Northern Great Plains 1996/97 seasonal evolution of snowpack parameters from satellite passive-microwave measurements

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Abstract:

For the American northern Great Plains region, the 1996/97 snow season had snow accumulations much greater than normal, which combined with rapid warming to produce extensive flooding in the Red River of the North river basin. Passive-microwave observations from the Special Sensor Microwave/Imager (SSM/I) are used to follow the evolution of the snowpack during the snow season and to map the extent of standing water or very saturated soils during spring 1997. SSM/I-derived snow-depth algorithms that assume a fixed snow grain-size constantly underestimated the snow depth by a factor of 2 in the region where extensive flooding occurred. An estimate of the thermal gradient through the snowpack is used to model the growth of the snow grain-size and to compute more accurately the evolution of the snow depth over the region. As is commonly observed, when the melt season begins, liquid water in the snowpack causes the SSM/I spectral gradient to drop to zero. In this case, the spectral gradient fell to unusually negative values, which were indicative of large areas of open water, and not wet snow or soil.

Document Type: Research Article

DOI: http://dx.doi.org/10.3189/172756402781817446

Publication date: January 1, 2002

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  • The Annals of Glaciology is a peer-reviewed, thematic journal published 2 to 4 times a year by the International Glaciological Society (IGS). Publication frequency is determined and volume/issue numbers assigned by the IGS Council on a year-to-year basis and with a lead time of 3 to 4 years. The Annals of Glaciology is included in the ISI Science Citation Index from volume 50, number 50 onwards.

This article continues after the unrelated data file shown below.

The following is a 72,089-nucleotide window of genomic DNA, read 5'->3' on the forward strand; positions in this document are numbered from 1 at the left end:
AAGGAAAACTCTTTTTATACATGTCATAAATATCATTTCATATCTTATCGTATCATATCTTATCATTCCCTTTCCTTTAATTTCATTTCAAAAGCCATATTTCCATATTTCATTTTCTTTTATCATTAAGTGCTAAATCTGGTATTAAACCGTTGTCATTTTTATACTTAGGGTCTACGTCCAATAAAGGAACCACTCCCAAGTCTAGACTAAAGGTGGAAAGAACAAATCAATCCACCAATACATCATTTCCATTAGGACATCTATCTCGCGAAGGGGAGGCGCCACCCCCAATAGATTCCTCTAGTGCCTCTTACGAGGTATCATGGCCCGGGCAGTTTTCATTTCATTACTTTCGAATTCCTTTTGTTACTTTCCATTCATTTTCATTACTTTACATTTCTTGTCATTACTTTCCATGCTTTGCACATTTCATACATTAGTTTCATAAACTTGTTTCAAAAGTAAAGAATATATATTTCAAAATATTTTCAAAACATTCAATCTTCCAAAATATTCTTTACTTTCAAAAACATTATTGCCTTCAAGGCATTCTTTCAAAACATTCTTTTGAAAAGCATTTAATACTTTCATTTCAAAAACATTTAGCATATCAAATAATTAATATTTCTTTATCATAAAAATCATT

Themes can be on any aspect of the study of snow and ice. Individual members can make a suggestion for a theme for an Annals issue to the Secretary General, who will forward it to the IGS Publications Committee. The IGS Publication Committee will make a recommendation for an individual themed Annals issue, together with a potential Annals Chief Editor for that issue, to IGS Council. The IGS Council will make the decision whether to proceed, taking into account the spread of topics and the overall capacity for publication of pages in Annals.

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